What is the point of a special ability if it isn’t special?
Abilities need to have some kind of significant impact, otherwise players won’t bother using them, and they might just forget to use them. If abilities aren’t used, there isn’t much point including them on the skater’s card. This is especially true when the abilities and traits are the key things that differentiate one skate from another.
The core system of the game works on playing cards that are as high as possible, but still under the skaters relevant statistic. A special ability needs to twist this in some way; there is no point creating an ability that states “This skater has +1 strength”, we might as well just increase the skater’s strength by 1. Abilities need to promote some kind of tactic, so they need to be effective in a specific situation or provide some kind of non-statistic advantage (like drawing extra cards). To maintain a degree of balance across the abilities, we need to ensure that the more specific the situation where the advantage may be accessed, the more powerful that advantage needs to be.
The tactics promoted by certain abilities can be anything; one ability might provide bonuses when a skater activates on the inner ring of the track (this promotes a tactic of sitting on the inside ring), another ability might provide a bonus if there is another skater on the track possessing a specific trait (this promotes the tactic of including a whole heap of skaters with this trait in your team), while another might provide a bonus if the skater has an injury (this might promote a tactic of recklessness as a skater tries to pick up penalties in order to offset them with special bonuses).
This can promote very different play styles.
Using the miniatures game Malifaux as an example. One team leader is known as Kirai, as a blood powered necromancer, she gain bonuses by inflicting wound on herself (these empower her necromantic spells). She plays very differently to Perdita, a gunslinger who gains her strongest advantages from strategic positioning. In this way, some teams are harder to play than others; but the reward for the more difficult play style is an opponent who is often caught off guard by the strange tactics and exotic bonuses.
I need to keep in mind that this needs to be a game that is easy to learn, but difficult to master. No single tactical strategy should be without its weaknesses.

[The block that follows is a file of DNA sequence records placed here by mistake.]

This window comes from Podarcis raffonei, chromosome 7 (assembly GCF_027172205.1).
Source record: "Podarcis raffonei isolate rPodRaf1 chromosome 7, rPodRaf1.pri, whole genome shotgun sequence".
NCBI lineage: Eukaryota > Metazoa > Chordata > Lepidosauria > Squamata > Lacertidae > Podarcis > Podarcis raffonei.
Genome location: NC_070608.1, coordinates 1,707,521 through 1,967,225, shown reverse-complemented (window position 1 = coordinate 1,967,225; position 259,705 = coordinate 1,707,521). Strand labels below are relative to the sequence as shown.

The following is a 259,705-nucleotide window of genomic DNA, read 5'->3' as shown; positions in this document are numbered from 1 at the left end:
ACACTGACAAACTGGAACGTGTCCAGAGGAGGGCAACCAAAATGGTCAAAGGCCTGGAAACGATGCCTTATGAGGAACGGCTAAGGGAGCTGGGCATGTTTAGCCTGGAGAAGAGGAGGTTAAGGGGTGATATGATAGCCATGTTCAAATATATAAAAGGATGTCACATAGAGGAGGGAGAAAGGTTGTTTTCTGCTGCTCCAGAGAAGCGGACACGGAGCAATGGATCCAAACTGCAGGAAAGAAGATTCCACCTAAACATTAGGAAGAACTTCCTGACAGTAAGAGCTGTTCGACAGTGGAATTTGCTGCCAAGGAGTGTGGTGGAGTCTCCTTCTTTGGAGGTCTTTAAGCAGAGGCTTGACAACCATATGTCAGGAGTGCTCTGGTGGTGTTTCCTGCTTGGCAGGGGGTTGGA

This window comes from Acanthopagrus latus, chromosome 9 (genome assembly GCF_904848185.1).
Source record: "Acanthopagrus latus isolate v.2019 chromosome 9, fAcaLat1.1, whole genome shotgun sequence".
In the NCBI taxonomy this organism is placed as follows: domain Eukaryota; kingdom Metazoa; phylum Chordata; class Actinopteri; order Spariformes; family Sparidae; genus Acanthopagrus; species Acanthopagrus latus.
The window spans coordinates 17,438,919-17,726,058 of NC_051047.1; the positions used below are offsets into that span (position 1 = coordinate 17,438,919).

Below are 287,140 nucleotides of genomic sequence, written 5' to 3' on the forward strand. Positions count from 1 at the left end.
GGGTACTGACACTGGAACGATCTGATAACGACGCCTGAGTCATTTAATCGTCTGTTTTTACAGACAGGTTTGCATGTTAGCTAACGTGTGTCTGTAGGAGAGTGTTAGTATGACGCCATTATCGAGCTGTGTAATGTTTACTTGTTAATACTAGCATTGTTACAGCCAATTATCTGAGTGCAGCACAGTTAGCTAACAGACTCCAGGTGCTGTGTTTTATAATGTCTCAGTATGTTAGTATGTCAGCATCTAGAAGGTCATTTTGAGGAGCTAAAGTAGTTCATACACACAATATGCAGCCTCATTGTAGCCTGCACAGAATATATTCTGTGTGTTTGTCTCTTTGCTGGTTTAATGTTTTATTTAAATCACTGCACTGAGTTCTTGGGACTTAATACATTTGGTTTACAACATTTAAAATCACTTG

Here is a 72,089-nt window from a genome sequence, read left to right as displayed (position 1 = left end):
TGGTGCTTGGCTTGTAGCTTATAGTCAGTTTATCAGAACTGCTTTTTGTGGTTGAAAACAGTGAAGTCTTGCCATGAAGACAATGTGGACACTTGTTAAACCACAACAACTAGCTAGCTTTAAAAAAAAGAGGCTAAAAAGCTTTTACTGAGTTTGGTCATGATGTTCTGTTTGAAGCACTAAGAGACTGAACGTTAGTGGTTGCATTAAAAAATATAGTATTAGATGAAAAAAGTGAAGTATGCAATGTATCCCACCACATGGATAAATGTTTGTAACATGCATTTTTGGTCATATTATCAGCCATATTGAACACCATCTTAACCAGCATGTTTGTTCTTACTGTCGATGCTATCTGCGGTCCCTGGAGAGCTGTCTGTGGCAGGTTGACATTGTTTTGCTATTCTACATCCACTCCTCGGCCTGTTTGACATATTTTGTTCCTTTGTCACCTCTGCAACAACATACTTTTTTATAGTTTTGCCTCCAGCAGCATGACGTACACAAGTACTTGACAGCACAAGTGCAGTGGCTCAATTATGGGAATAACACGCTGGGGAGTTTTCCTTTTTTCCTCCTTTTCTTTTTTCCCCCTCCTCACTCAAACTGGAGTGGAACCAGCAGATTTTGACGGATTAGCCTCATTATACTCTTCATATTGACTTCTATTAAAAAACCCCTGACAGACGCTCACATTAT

Within the existing structure of the game, there are a number of areas that are ripe for exploitation by special abilities:
· Team Building (abilities that target specific traits promote the inclusion of skaters possessing those traits)
· Bonus to stats only when the attacker or defender (abilities of this type promote offensive or defensive team tactics)
· Hand Size (abilities providing bonus cards reflect a more tactical style of team, capable of reacting better to the situations around them)
· Stress Effects (abilities that activate when penalties occur, or when the risk of penalties occur might promote specific tactics that are deemed too risky otherwise)
· Threat Zone (an ability to expand a skater’s threat zone(or an ally’s), or it could allow a skater to lessen the impact from interacting with an enemy’s threat zone)
· Fouls (some abilities may allow skaters to avoid fouls, or increase the chance of opponents scoring fouls…it’s playing dirty, but some teams are like that)
· Speed Tokens (an ability could allow a skater to pick up two speed tokens, allowing for dramatic acceleration; or allow them to drop speed quickly to avoid spills. Such abilities could be overpowered, so they’d have to be restricted to activation is very specific circumstances)
· Card Suits (some abilities might activate when a certain suit of card is played in a certain situation)
· Track Location (abilities could activate in certain areas of the track; on the curve, on the straight, on the inside, on the outside, when in an ally’s/enemy’s threat zone…etc.)